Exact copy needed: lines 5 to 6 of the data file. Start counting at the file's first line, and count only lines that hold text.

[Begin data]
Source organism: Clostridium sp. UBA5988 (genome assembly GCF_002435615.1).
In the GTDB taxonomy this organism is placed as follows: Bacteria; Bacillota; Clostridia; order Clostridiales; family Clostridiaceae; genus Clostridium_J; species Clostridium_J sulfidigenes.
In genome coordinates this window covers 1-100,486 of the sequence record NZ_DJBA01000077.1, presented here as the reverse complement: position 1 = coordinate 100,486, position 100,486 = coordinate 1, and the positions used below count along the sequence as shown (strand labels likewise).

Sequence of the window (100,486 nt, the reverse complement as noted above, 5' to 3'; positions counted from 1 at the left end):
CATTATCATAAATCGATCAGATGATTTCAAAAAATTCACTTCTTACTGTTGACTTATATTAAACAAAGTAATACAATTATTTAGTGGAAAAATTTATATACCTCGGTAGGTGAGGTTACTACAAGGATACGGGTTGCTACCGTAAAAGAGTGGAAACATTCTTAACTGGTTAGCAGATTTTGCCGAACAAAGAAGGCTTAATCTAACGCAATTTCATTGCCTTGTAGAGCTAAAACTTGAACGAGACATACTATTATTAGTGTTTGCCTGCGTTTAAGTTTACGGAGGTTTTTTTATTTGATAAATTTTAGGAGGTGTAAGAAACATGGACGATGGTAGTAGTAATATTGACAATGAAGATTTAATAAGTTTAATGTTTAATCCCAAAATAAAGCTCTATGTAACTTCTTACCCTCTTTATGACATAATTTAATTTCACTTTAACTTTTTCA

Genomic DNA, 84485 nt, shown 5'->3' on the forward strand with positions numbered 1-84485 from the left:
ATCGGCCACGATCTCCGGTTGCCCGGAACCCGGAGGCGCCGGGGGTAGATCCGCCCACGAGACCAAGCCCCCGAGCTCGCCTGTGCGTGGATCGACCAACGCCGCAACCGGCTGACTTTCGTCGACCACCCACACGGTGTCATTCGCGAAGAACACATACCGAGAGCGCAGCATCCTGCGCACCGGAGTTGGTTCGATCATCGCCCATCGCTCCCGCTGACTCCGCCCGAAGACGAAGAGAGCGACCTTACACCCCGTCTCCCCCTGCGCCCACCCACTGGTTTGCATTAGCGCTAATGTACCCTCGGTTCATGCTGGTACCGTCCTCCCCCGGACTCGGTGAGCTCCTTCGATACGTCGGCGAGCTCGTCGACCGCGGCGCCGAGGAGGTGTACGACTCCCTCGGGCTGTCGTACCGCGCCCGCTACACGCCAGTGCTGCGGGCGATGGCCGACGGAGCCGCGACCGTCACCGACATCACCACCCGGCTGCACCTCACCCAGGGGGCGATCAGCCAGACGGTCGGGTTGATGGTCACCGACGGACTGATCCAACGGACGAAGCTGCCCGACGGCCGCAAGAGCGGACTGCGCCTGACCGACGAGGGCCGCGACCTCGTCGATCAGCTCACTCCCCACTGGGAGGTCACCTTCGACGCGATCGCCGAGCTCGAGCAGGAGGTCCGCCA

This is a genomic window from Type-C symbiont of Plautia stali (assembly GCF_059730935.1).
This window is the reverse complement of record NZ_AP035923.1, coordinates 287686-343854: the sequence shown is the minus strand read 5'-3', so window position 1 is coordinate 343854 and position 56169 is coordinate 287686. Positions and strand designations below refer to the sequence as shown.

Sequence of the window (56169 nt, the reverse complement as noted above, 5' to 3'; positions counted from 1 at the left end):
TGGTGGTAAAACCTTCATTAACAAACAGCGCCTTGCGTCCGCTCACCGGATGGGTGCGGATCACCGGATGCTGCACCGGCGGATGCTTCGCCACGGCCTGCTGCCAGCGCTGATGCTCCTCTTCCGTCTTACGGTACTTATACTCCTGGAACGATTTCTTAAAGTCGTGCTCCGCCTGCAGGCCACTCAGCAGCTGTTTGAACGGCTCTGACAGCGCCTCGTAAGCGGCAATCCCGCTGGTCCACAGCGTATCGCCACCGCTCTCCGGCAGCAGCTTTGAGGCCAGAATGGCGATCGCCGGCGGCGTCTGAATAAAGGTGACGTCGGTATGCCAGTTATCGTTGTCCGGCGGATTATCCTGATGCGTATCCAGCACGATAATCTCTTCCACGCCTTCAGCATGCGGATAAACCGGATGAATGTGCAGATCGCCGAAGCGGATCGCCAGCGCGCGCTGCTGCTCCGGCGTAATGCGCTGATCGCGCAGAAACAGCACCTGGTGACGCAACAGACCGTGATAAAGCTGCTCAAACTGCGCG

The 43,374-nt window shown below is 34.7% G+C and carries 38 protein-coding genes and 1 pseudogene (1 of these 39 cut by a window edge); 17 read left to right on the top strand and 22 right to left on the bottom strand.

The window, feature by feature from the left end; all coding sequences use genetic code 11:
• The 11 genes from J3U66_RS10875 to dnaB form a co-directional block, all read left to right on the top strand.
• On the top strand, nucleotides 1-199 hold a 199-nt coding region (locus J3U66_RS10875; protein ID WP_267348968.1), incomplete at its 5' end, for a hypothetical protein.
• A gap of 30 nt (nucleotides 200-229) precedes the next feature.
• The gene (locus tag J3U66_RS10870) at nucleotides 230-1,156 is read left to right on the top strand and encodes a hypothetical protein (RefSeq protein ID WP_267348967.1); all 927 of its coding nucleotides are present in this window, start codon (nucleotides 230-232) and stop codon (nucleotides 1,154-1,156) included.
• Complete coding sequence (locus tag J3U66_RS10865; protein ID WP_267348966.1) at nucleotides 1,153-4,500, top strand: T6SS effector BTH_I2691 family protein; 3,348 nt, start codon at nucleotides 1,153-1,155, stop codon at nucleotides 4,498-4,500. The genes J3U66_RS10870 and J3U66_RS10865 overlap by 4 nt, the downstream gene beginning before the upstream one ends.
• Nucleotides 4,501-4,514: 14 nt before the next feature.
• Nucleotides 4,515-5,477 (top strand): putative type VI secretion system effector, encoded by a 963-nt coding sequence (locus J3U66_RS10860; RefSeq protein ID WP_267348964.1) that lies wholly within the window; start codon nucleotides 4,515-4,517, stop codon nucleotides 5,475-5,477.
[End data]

CATTATCATAAATCGATCAGATGATTTCAAAAAATTCACTTCTTACTGTTGACTTATATTAAACAAAGTAATACAATTATTTAGTGGAAAAATTTATATACCTCGGTAGGTGAGGTTACTACAAGGATACGGGTTGCTACCGTAAAAGAGTGGAAACATTCTTAACTGGTTAGCAGATTTTGCCGAACAAAGAAGGCTTAATCTAACGCAATTTCATTGCCTTGTAGAGCTAAAACTTGAACGAGACATACTATTATTAGTGTTTGCCTGCGTTTAAGTTTACGGAGGTTTTTTTATTTGATAAATTTTAGGAGGTGTAAGAAACATGGACGATGGTAGTAGTAATATTGACAATGAAGATTTAATAAGTTTAATGTTTAATCCCAAAATAAAGCTCTATGTAACTTCTTACCCTCTTTATGACATAATTTAATTTCACTTTAACTTTTTCA

Genomic DNA, 84485 nt, shown 5'->3' on the forward strand with positions numbered 1-84485 from the left: